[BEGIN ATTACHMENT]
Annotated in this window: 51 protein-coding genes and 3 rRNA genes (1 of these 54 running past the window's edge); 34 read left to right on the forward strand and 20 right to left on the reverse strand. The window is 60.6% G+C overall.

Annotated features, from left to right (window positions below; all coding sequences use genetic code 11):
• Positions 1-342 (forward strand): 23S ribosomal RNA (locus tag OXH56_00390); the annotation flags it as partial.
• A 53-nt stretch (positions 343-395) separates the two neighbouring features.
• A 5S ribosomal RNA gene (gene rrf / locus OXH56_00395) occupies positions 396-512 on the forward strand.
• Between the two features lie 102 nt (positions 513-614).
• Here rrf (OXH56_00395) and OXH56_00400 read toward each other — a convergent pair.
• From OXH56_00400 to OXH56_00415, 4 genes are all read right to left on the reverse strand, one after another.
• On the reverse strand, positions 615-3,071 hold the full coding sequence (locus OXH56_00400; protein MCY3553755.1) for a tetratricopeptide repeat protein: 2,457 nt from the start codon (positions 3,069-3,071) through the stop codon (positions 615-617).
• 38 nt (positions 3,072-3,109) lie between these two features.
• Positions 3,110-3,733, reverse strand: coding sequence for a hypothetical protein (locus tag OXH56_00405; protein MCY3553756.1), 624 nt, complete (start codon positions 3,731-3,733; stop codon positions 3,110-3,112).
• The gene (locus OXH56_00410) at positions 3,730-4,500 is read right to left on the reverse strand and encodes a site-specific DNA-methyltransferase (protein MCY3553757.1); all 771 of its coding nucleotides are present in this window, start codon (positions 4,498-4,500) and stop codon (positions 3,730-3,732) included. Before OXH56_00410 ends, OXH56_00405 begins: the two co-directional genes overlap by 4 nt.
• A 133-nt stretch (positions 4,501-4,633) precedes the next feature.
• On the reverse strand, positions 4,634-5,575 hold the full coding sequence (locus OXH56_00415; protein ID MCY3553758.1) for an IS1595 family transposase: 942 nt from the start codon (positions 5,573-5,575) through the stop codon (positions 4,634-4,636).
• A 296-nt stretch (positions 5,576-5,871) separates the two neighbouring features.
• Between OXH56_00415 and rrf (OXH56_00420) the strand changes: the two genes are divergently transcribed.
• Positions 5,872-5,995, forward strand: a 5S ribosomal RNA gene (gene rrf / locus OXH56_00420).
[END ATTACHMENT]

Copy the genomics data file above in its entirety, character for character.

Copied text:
Annotated in this window: 51 protein-coding genes and 3 rRNA genes (1 of these 54 running past the window's edge); 34 read left to right on the forward strand and 20 right to left on the reverse strand. The window is 60.6% G+C overall.

Annotated features, from left to right (window positions below; all coding sequences use genetic code 11):
• Positions 1-342 (forward strand): 23S ribosomal RNA (locus tag OXH56_00390); the annotation flags it as partial.
• A 53-nt stretch (positions 343-395) separates the two neighbouring features.
• A 5S ribosomal RNA gene (gene rrf / locus OXH56_00395) occupies positions 396-512 on the forward strand.
• Between the two features lie 102 nt (positions 513-614).
• Here rrf (OXH56_00395) and OXH56_00400 read toward each other — a convergent pair.
• From OXH56_00400 to OXH56_00415, 4 genes are all read right to left on the reverse strand, one after another.
• On the reverse strand, positions 615-3,071 hold the full coding sequence (locus OXH56_00400; protein MCY3553755.1) for a tetratricopeptide repeat protein: 2,457 nt from the start codon (positions 3,069-3,071) through the stop codon (positions 615-617).
• 38 nt (positions 3,072-3,109) lie between these two features.
• Positions 3,110-3,733, reverse strand: coding sequence for a hypothetical protein (locus tag OXH56_00405; protein MCY3553756.1), 624 nt, complete (start codon positions 3,731-3,733; stop codon positions 3,110-3,112).
• The gene (locus OXH56_00410) at positions 3,730-4,500 is read right to left on the reverse strand and encodes a site-specific DNA-methyltransferase (protein MCY3553757.1); all 771 of its coding nucleotides are present in this window, start codon (positions 4,498-4,500) and stop codon (positions 3,730-3,732) included. Before OXH56_00410 ends, OXH56_00405 begins: the two co-directional genes overlap by 4 nt.
• A 133-nt stretch (positions 4,501-4,633) precedes the next feature.
• On the reverse strand, positions 4,634-5,575 hold the full coding sequence (locus OXH56_00415; protein ID MCY3553758.1) for an IS1595 family transposase: 942 nt from the start codon (positions 5,573-5,575) through the stop codon (positions 4,634-4,636).
• A 296-nt stretch (positions 5,576-5,871) separates the two neighbouring features.
• Between OXH56_00415 and rrf (OXH56_00420) the strand changes: the two genes are divergently transcribed.
• Positions 5,872-5,995, forward strand: a 5S ribosomal RNA gene (gene rrf / locus OXH56_00420).